Historically, mortality among patients with sarcoidosis listed for lung transplant has been high. A retrospective analysis of the United Network for Organ Sharing transplant database in the late 1990s showed that mortality was similar to patients with IPF. Yet patients with sarcoidosis were less likely to receive lung transplantation despite long-term outcomes comparable to those for patients undergoing transplantation for other pulmonary diseases.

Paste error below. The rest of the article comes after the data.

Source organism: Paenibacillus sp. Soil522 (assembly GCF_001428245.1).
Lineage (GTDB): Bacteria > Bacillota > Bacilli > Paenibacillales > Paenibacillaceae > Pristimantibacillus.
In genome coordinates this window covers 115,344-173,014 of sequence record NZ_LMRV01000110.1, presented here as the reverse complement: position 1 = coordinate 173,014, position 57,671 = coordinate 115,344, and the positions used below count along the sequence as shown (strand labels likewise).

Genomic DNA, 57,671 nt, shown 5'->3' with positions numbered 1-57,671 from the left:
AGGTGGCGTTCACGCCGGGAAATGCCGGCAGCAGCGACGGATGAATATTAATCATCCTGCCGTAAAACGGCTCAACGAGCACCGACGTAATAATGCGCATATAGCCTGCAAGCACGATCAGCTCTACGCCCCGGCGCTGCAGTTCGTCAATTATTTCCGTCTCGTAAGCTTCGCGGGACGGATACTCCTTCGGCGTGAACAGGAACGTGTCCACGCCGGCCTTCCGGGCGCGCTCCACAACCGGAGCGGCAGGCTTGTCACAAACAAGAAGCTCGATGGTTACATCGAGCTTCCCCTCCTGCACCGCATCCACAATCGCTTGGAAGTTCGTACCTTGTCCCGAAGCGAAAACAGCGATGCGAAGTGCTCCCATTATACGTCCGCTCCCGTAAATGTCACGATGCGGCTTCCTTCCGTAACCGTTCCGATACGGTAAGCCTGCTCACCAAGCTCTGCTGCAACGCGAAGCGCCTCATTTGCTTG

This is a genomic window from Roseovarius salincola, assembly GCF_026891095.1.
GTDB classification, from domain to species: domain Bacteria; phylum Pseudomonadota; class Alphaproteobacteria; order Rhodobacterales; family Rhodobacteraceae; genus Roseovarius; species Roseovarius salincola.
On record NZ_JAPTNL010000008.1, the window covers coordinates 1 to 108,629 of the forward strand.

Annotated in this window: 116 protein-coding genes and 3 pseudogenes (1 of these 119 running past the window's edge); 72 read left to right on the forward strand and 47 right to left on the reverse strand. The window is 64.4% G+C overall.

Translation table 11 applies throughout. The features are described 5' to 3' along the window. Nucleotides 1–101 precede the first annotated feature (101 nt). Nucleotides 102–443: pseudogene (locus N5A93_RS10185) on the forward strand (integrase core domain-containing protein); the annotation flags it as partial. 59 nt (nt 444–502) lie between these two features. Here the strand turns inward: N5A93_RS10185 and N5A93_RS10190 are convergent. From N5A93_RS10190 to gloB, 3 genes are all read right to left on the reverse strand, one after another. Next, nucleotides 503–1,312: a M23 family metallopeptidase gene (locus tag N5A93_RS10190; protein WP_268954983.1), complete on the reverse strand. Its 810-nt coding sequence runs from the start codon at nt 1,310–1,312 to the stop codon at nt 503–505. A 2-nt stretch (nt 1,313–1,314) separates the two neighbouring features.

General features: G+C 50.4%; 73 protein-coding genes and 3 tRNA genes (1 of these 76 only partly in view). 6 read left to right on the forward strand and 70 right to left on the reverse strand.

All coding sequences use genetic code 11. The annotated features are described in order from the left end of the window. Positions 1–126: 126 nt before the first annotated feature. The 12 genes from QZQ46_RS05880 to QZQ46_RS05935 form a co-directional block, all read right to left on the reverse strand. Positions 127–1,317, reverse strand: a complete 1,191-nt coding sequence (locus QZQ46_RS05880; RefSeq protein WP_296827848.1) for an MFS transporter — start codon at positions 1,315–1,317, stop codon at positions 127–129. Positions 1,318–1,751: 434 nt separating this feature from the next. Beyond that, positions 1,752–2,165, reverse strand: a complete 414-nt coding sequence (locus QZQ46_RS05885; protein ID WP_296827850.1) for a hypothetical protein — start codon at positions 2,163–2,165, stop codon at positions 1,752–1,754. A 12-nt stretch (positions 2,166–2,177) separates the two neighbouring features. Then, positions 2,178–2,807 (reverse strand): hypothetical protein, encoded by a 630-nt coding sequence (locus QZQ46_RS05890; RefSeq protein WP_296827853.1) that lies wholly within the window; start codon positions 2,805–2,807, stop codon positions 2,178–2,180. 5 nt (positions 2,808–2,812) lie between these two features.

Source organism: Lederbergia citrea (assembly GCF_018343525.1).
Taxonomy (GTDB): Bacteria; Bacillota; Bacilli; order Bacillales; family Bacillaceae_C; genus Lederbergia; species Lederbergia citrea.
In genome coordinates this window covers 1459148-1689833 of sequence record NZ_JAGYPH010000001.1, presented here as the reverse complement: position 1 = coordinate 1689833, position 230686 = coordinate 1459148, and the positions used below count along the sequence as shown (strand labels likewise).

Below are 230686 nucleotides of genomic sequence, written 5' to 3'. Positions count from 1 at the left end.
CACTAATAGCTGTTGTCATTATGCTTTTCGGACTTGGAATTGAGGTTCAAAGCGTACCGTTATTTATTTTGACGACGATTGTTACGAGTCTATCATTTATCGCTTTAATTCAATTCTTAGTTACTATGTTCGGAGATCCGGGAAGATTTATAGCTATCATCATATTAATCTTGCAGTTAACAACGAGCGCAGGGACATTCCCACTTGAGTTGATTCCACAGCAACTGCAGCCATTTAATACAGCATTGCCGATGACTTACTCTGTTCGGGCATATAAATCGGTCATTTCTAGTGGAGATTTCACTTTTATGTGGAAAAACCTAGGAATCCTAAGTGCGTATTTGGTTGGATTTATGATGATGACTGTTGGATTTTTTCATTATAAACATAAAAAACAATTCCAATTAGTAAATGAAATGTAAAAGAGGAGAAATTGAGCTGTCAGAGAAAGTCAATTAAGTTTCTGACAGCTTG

In separate studies using the same database, factors associated with mortality in patients with sarcoidosis awaiting transplant included African American race, PH, and oxygen use (67, 68). A single-center retrospective study of 43 patients with sarcoidosis listed for lung transplantation showed that hypoxemia, PH, decreased cardiac index, and elevated right atrial pressure were associated with death while on the waiting list. After multivariate analysis, only right atrial pressure greater than or equal to 15 mm Hg (relative risk, 5.2; 95% confidence interval, 1.6–16.7) remained an independent prognostic variable. Importantly, most of the data on lung transplantation in sarcoidosis are retrospective and were generated before implementation of the lung allocation scoring system in 2005. Although we await studies of outcomes using the new scoring system, patients with fibrotic pulmonary sarcoidosis should be considered for a lung transplant evaluation if they require oxygen, have PH, or have a progressive decline in lung function. Beyond a patient’s respiratory status, other situations unique to sarcoidosis need to be considered before listing. Extrapulmonary involvement, such as serious neurosarcoidosis, may preclude lung transplantation, whereas cardiac or liver involvement may require consideration of an additional organ transplant. The presence of suppurative bronchiectasis may be an indication for double lung transplant, as is done in patients with cystic fibrosis. Aspergillus pulmonary disease should prompt consideration of double lung transplant, as involvement may be bilateral. Use of antifungal therapy pre- and post-transplant may improve outcomes. Successful lung transplant of a patient with bilateral mycetomas has been reported.